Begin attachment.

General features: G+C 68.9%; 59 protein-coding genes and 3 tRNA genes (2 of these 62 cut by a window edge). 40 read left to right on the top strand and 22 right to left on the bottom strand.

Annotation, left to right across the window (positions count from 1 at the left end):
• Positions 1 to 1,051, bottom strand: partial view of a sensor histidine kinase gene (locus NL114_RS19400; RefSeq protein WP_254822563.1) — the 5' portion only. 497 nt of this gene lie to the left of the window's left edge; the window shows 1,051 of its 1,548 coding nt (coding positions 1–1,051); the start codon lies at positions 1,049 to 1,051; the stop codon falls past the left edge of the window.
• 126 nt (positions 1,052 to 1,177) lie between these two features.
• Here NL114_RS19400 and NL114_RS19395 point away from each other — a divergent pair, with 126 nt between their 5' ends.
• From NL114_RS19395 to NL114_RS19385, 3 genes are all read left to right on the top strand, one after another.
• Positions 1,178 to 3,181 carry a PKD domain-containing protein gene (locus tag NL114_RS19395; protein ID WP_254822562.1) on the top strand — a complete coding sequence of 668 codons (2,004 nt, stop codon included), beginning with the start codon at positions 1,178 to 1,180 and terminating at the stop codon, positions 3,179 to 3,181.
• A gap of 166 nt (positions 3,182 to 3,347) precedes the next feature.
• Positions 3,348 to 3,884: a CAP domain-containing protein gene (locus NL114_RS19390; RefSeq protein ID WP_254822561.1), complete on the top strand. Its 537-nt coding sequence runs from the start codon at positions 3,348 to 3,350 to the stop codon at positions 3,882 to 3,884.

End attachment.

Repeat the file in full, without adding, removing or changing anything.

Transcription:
General features: G+C 68.9%; 59 protein-coding genes and 3 tRNA genes (2 of these 62 cut by a window edge). 40 read left to right on the top strand and 22 right to left on the bottom strand.

Annotation, left to right across the window (positions count from 1 at the left end):
• Positions 1 to 1,051, bottom strand: partial view of a sensor histidine kinase gene (locus NL114_RS19400; RefSeq protein WP_254822563.1) — the 5' portion only. 497 nt of this gene lie to the left of the window's left edge; the window shows 1,051 of its 1,548 coding nt (coding positions 1–1,051); the start codon lies at positions 1,049 to 1,051; the stop codon falls past the left edge of the window.
• 126 nt (positions 1,052 to 1,177) lie between these two features.
• Here NL114_RS19400 and NL114_RS19395 point away from each other — a divergent pair, with 126 nt between their 5' ends.
• From NL114_RS19395 to NL114_RS19385, 3 genes are all read left to right on the top strand, one after another.
• Positions 1,178 to 3,181 carry a PKD domain-containing protein gene (locus tag NL114_RS19395; protein ID WP_254822562.1) on the top strand — a complete coding sequence of 668 codons (2,004 nt, stop codon included), beginning with the start codon at positions 1,178 to 1,180 and terminating at the stop codon, positions 3,179 to 3,181.
• A gap of 166 nt (positions 3,182 to 3,347) precedes the next feature.
• Positions 3,348 to 3,884: a CAP domain-containing protein gene (locus NL114_RS19390; RefSeq protein ID WP_254822561.1), complete on the top strand. Its 537-nt coding sequence runs from the start codon at positions 3,348 to 3,350 to the stop codon at positions 3,882 to 3,884.